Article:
But you obviously have the ability to transform the sounds in your head. How many tracks for this album?
‘The Forgotten Man’, I think you have fourteen or fifteen songs.
All through the eighties and nineties, I know you did backing vocals on Max Romeo’s ‘Holding Out My Love For You’, that was the last time people saw a real credit from you. But during all this time, did you stop writing your own material there for a while, or you have maintained the songwriting all the time?
No man, me na stop write. God Almighty guide me every day, Jah Almighty give me ideas an’ songs keep coming. As me say dem a tribute to God Almighty himself, for Him no forget dem. Dem blowin’ in the wind, one day dem come back aroun’ to me. So me keep going on, songs come, songs go, songs come, songs go. So anytime me a go a the studio – me no go pick out songs neither, when I go fe tape dem songs. When I go a studio I jus’ start fe sing an’ band jus’ start play, an’ me jus’ work with my band. Me say ‘You play that, you play this’, but me always love to give me musician dem a lickle lead way. Beca’ you know, as a non-player, those are the man who play the music, so when me give dem wha’ me a hear inna me head, me give them lead way that them can put a little piece of themselves ‘pon it. Beca’ you cyaan stop a man creativity, yunno. That’s why me mek music nice. Music is – especially reggae music – the people’s soul, that’s why our music… reggae music is a totally different music, me bredda
You mean from the dancehall stuff?
Yes man, dancehall a no nutten… Whe dem call ‘dancehall’ now, a no reggae music, yunno! Reggae music a drum and bass! Ska piano or ska guitar, you understan’ me? Dem deh t’ing whe dem a gwaan with now mostly is hip-hop an’ some lickle ‘dogodogodogo’ mix-up together, ca’ a pure hype dancehall deh ‘pon, yunno. The righteous na listen to dancehall music. Reggae music is the heartbeat of the music, y’know, the righteousness, the God way of the music. Dancehall na have no soul nor no God inna it! Dancehall come in like it a Anti-Christ music when you really check it out, ca’ dem man deh a sing everything that is negative.
But still, there’s some conscious people involved in modern dancehall too.
Well, not all of their music me love, but there’s music me love that they do, especially the yout’ Anthony B. I met him years ago at Mikey Lee, when Mikey Lee at the control, Kariang Recording with Garnet, beca’ Garnet Silk was me good brethren too. Unfortunately, we did plan to do an album together, but it never work out ca’ he died before. I met Anthony B, he was very humble an’ I was very impressed by him, I still am. I like, as I said, not everyt’ing he do, but him do some music that I really am impressed by.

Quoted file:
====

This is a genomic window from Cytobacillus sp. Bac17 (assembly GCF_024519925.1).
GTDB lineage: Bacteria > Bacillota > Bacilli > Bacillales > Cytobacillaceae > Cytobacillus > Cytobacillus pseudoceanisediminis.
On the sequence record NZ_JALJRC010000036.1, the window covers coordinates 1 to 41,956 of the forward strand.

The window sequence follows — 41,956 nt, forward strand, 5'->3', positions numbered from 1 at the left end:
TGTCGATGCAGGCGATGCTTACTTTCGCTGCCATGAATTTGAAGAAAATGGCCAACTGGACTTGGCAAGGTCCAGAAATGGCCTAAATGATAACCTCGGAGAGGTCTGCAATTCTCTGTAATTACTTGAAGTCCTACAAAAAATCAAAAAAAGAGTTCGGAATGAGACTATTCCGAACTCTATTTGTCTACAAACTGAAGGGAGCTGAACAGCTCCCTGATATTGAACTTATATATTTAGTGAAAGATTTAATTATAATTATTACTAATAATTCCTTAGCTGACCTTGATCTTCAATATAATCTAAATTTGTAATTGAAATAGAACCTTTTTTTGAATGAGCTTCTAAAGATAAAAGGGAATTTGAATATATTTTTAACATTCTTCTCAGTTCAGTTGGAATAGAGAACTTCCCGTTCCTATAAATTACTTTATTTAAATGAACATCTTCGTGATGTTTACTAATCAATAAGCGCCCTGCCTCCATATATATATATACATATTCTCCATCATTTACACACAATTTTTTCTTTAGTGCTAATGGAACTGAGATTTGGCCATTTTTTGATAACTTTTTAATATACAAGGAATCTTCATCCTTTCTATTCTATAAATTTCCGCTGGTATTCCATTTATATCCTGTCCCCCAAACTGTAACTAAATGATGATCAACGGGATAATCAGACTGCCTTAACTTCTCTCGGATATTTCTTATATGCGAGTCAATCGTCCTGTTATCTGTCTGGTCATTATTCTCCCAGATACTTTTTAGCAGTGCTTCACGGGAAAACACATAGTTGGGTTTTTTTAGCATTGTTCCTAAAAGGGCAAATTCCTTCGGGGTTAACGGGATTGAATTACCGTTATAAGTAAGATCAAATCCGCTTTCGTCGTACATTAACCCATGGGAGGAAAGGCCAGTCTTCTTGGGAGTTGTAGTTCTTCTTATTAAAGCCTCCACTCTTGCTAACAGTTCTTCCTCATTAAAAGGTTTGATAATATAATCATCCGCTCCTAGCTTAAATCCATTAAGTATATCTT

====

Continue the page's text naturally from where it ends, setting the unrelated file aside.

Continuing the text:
‘Fire ‘Pon Rome’.
Oh yeah. Yeah, yeah. And also people like… whe this other brethren deh…? Him come outta Clarendon too… him not really a deejay, him a singer, man. Everton Blender!
Me love Everton Blender.
He’s an example that you can still produce cultural music in the dancehall, and being an elder among the younger ones and there’s not much in terms of generation gap, the connection is still there.
Yeah, but you see… Dancehall no really – every time you come with the real reggae, Rasta, dem fight you dung. Ca’ through it na have no hype, Rastafari a no hype t’ing, yunno, Rastafari is a way of life – a the God way of the music, dem people ya jus’ waan fe tek you down. Beca’ dem a envy you because it a negative t’ing. Rasta music a no negative, Rasta music ever positive!
How come you joined the Twelve Tribes at that time, that is what is known in certain circles anyway.
No, me neva join the Twelve Tribe.
No, I was never a member of Twelve Tribe. I knew people in Twelve Tribe, but I was never a member, I don’t join. Everyt’ing ‘join’ fe pass.
It’s what I’ve heard anyhow, but that’s a mix-up thing then.
My bredda, you hear all kinda t’ings.
People like fe say all kinda t’ing.
Me no join. Ca’ me know myself an’ me embrace Rastafari all dung to my family them. Nuff a dem turn ‘gainst me when them sight say me did start Rasta, grow me locks an’ all dem t’ing deh, me see all kinda t’ings. Dem pass me on the road an’ gwaan like dem no know me, turn dem back when dem see me an’ show me bad faith. Me know dem t’ing deh, ca’ Jah show me seh anytime you tek you covenant that a go happen to you. Me no join.
Ca’ me is a man, me still eat me meat, yunno. Me hear someone a say bwoy, you cyaan be a Rastaman if you no haffe be a vege-… Me did know a vegetarian, it tek seven an’ a half years, me an’ Vivian Jackson, an’ me join Vivian. An’ dem run some experiment down there… So that’s why me no vegetarian. Me know what is what, me na eat pork, me na eat makerel, but me do love me mutton (such as curry goat), you no see it. Me love fish, me eat wha’ me waan eat, Rasta. Beca’ me know seh God provide dem t’ing deh ‘pon earth fe man an’ man. Me no follow, as me said, me no follow, an’ me no join. Who waan follow an’ join, that a fe them way.
When the original album got ‘stolen’ from you, you retreated to St. Elizabeth. What have you done for the past twenty to twenty-five years?
(Chuckles) Me do all kinda t’ing, all kinda t’ing, my bredda. Me go all a market… fe go sell a coronation market you have your lickle box with six hundred pound with tomato an’ melon an’ all skelly an’ all dem t’ing deh, a that mek eruption on my stomach ya. Me do all kinda t’ing, my bredda, me no ‘fraid a work.
You have to survive anyhow.
How you mean, survival is a must.
Absolutely. So how do you… what do you wish for the future now, how do you look towards the future?
Well, I see my future… I no like the ‘wish’ t’ing, I want God grant I that beca’ is all through Him these t’ings come. I want God grant me a lickle more long life, an’ I want Him grant me that my voice keep strong. An’ I can go out there an’ spread the message, that I can earn a lickle money an’, as I said, come back an’ help the lickle youth dem inna the school dem an’ all dem t’ing deh. An’ so I can go further so I can go to China, try to link up with some of my father people dem. I waan go India, I waan go Vietnam, I waan go Russia, I waan go dung a Africa go see wha’ me African bredda dem a gwaan with. Anywhere injustice is me waan go an’ put in my input, beca’ me na afraid of no guy. Me no afraid fe chat beca’ God give me my mouth, I na put no block ‘pon it.
As it looks now, how do you see the future for reggae music?